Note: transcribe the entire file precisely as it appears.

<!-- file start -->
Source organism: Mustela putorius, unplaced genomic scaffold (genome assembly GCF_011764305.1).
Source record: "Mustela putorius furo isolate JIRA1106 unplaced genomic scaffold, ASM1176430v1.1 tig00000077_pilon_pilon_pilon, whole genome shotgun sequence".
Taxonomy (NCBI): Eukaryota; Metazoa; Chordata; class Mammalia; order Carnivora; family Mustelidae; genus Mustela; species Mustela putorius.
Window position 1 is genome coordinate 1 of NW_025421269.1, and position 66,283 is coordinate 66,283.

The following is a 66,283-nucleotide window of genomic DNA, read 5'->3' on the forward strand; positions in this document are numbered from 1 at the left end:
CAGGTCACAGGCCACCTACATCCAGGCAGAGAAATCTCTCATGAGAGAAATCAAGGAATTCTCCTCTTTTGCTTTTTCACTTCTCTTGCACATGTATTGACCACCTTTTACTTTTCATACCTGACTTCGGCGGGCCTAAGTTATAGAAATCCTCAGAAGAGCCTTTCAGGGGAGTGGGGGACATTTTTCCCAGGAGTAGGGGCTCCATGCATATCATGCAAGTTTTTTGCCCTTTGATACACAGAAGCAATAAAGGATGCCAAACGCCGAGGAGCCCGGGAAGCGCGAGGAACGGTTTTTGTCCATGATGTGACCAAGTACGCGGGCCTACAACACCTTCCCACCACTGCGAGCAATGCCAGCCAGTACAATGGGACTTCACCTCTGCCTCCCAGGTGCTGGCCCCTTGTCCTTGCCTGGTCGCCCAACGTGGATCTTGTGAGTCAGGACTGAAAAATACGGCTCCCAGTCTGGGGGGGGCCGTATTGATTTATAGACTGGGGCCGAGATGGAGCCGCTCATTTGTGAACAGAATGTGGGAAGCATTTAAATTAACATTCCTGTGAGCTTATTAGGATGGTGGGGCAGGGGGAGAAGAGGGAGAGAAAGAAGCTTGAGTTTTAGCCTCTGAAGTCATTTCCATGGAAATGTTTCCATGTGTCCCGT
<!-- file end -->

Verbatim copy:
Source organism: Mustela putorius, unplaced genomic scaffold (genome assembly GCF_011764305.1).
Source record: "Mustela putorius furo isolate JIRA1106 unplaced genomic scaffold, ASM1176430v1.1 tig00000077_pilon_pilon_pilon, whole genome shotgun sequence".
Taxonomy (NCBI): Eukaryota; Metazoa; Chordata; class Mammalia; order Carnivora; family Mustelidae; genus Mustela; species Mustela putorius.
Window position 1 is genome coordinate 1 of NW_025421269.1, and position 66,283 is coordinate 66,283.

The following is a 66,283-nucleotide window of genomic DNA, read 5'->3' on the forward strand; positions in this document are numbered from 1 at the left end:
CAGGTCACAGGCCACCTACATCCAGGCAGAGAAATCTCTCATGAGAGAAATCAAGGAATTCTCCTCTTTTGCTTTTTCACTTCTCTTGCACATGTATTGACCACCTTTTACTTTTCATACCTGACTTCGGCGGGCCTAAGTTATAGAAATCCTCAGAAGAGCCTTTCAGGGGAGTGGGGGACATTTTTCCCAGGAGTAGGGGCTCCATGCATATCATGCAAGTTTTTTGCCCTTTGATACACAGAAGCAATAAAGGATGCCAAACGCCGAGGAGCCCGGGAAGCGCGAGGAACGGTTTTTGTCCATGATGTGACCAAGTACGCGGGCCTACAACACCTTCCCACCACTGCGAGCAATGCCAGCCAGTACAATGGGACTTCACCTCTGCCTCCCAGGTGCTGGCCCCTTGTCCTTGCCTGGTCGCCCAACGTGGATCTTGTGAGTCAGGACTGAAAAATACGGCTCCCAGTCTGGGGGGGGCCGTATTGATTTATAGACTGGGGCCGAGATGGAGCCGCTCATTTGTGAACAGAATGTGGGAAGCATTTAAATTAACATTCCTGTGAGCTTATTAGGATGGTGGGGCAGGGGGAGAAGAGGGAGAGAAAGAAGCTTGAGTTTTAGCCTCTGAAGTCATTTCCATGGAAATGTTTCCATGTGTCCCGT